Introduction to foreign currency transactions

Last modified 07:53, 24 Apr 2017

Overview

This section provides an overview of how foreign currency transactions are handled in CCH Insolvency.

Introduction to foreign currency transactions

SSAP 20 describes the basic principles governing accounting for foreign currency (“FC”) transactions as applicable to insolvency controllerships.

According to SSAP 20, each transaction should be translated into the home currency (“HC”) using the exchange rate (“XR”) in operation at the date of the transaction.

This method of accounting for FC transactions is commonly known as the temporal method.  From an accounting point of view, system follows this method for recording transactions.

From a display and reporting point of view, the system, where appropriate, presents the user with the value of FC Assets converted at current XRs.  By using this method we assume an insolvent practitioner’s primary concern when considering FC is the current value of assets in HC (i.e. the most accurate assessment of the remaining value of the assets).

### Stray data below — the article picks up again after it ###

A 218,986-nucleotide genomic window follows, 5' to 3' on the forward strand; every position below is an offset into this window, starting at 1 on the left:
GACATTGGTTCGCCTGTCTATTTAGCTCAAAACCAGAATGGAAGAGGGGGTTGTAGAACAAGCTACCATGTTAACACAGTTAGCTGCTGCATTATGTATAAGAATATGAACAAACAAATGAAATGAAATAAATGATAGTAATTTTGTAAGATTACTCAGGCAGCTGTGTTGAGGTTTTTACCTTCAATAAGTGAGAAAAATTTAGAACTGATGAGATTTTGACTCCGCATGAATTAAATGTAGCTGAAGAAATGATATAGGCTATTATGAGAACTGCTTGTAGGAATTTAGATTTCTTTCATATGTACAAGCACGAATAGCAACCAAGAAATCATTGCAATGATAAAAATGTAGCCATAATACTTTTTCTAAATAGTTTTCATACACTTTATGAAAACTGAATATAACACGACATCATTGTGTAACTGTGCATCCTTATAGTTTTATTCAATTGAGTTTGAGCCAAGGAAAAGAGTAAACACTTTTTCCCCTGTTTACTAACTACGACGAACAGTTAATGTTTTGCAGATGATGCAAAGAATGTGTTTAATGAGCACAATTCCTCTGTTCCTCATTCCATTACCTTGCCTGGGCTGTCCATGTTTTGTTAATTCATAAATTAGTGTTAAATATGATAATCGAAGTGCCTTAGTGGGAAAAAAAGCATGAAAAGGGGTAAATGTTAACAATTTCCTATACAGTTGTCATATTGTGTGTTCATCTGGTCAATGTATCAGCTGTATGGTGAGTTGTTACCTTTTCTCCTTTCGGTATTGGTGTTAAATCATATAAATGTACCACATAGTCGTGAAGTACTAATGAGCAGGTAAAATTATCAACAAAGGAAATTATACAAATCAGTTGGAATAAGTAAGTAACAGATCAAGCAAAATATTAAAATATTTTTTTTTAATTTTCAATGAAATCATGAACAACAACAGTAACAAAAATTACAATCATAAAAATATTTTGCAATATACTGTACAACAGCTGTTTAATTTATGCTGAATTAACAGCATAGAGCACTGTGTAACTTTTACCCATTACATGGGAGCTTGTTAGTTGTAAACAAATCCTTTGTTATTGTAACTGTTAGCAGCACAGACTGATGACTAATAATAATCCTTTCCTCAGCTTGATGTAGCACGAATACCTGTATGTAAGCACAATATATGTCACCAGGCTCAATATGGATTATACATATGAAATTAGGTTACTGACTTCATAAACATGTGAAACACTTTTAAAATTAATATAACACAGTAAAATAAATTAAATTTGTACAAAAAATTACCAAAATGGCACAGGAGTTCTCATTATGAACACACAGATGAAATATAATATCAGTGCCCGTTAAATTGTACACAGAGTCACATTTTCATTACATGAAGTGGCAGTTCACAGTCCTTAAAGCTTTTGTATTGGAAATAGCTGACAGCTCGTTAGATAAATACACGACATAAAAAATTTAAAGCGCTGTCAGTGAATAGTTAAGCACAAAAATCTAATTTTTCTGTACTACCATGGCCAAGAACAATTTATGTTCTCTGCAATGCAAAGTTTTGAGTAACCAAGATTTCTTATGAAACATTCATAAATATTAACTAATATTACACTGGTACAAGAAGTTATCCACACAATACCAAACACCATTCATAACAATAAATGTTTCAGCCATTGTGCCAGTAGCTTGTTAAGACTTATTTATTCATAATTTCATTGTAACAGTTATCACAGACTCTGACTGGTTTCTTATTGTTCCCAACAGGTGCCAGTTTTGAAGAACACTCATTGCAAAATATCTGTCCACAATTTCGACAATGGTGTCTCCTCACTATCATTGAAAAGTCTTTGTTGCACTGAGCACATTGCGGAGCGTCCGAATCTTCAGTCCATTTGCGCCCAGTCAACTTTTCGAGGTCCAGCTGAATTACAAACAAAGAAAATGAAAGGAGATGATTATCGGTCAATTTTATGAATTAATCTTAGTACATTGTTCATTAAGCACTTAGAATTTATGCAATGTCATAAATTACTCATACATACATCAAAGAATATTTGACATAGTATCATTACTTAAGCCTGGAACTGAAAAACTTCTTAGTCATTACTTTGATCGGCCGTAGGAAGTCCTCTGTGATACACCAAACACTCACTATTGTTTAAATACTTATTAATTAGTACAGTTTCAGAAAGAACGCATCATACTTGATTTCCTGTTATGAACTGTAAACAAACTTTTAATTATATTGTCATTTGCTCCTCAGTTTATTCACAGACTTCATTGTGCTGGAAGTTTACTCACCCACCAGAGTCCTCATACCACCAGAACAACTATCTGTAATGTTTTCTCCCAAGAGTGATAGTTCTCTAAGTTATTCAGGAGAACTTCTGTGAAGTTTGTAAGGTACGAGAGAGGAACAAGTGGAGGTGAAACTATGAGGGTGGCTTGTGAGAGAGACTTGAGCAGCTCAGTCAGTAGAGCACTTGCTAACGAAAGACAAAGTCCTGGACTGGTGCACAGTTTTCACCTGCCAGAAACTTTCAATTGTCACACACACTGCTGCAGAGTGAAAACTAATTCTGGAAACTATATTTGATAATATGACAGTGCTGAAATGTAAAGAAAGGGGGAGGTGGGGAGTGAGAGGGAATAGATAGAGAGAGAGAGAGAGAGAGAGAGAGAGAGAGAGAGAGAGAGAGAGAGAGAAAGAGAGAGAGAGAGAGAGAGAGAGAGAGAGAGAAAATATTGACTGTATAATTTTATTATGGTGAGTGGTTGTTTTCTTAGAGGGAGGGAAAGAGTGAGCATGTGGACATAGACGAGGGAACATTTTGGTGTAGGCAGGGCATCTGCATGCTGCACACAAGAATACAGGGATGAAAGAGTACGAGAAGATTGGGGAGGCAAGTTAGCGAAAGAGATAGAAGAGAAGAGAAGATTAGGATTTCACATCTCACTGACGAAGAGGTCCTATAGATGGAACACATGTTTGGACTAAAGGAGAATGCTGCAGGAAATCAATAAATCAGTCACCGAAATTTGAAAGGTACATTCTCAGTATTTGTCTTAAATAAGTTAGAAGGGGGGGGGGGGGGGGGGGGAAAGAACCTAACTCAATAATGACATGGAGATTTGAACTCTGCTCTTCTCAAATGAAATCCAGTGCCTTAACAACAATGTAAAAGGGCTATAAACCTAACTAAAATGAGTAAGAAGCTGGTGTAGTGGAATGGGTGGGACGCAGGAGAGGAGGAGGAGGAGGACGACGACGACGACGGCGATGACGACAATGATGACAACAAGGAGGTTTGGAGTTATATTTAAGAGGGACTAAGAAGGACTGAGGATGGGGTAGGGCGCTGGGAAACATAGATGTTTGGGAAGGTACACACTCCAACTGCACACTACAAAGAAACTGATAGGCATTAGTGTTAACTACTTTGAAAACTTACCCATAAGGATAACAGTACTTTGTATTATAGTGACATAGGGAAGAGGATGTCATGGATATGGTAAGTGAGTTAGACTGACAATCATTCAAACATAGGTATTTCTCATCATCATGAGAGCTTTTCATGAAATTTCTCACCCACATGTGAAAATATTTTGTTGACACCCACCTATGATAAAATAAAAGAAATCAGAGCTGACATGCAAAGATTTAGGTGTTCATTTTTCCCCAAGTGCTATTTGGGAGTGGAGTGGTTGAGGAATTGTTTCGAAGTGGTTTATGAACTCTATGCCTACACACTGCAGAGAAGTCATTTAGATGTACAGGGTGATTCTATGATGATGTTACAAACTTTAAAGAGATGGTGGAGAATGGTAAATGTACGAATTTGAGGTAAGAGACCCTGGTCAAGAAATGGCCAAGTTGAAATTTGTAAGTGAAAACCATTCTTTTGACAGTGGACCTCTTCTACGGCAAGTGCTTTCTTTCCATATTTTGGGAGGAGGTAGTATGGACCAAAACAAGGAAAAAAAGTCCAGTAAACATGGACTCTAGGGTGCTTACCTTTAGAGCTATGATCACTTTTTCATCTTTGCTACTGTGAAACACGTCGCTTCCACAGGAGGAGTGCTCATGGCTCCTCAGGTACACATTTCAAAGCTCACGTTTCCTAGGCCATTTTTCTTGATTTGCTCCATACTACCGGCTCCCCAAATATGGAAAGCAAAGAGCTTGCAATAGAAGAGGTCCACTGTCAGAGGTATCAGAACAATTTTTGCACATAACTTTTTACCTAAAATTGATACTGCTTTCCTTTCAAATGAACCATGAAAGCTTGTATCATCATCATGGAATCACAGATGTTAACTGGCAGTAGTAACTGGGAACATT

Additionally, typical receipts and payments abstracts used for statutory reporting in the UK reconcile the total receipts and payments represented by balance sheet accounts (mainly bank accounts).

An example might be:

Receipts and Payments:

Total

Receipts

£10,000

Payments

£5,000

 

 

Represented By:

 

Cash at Bank

£5,000

When amounts are held in FC bank accounts, and XR variations occur, the system reports adjustments for any unrealised XR gains (losses) which would otherwise cause the balance sheet to be out of balance.

All FC transactions record the amount of the transaction both in FC and in HC.  In this way the system can simultaneously (in a single entry) post transactions to accounts which are denominated in different currencies.  Additionally, the system may report amounts in the appropriate currency (FC or HC) depending upon the reporting requirements.

Reporting for consolidated entities with separate foreign reporting entities are outside the scope of consideration.

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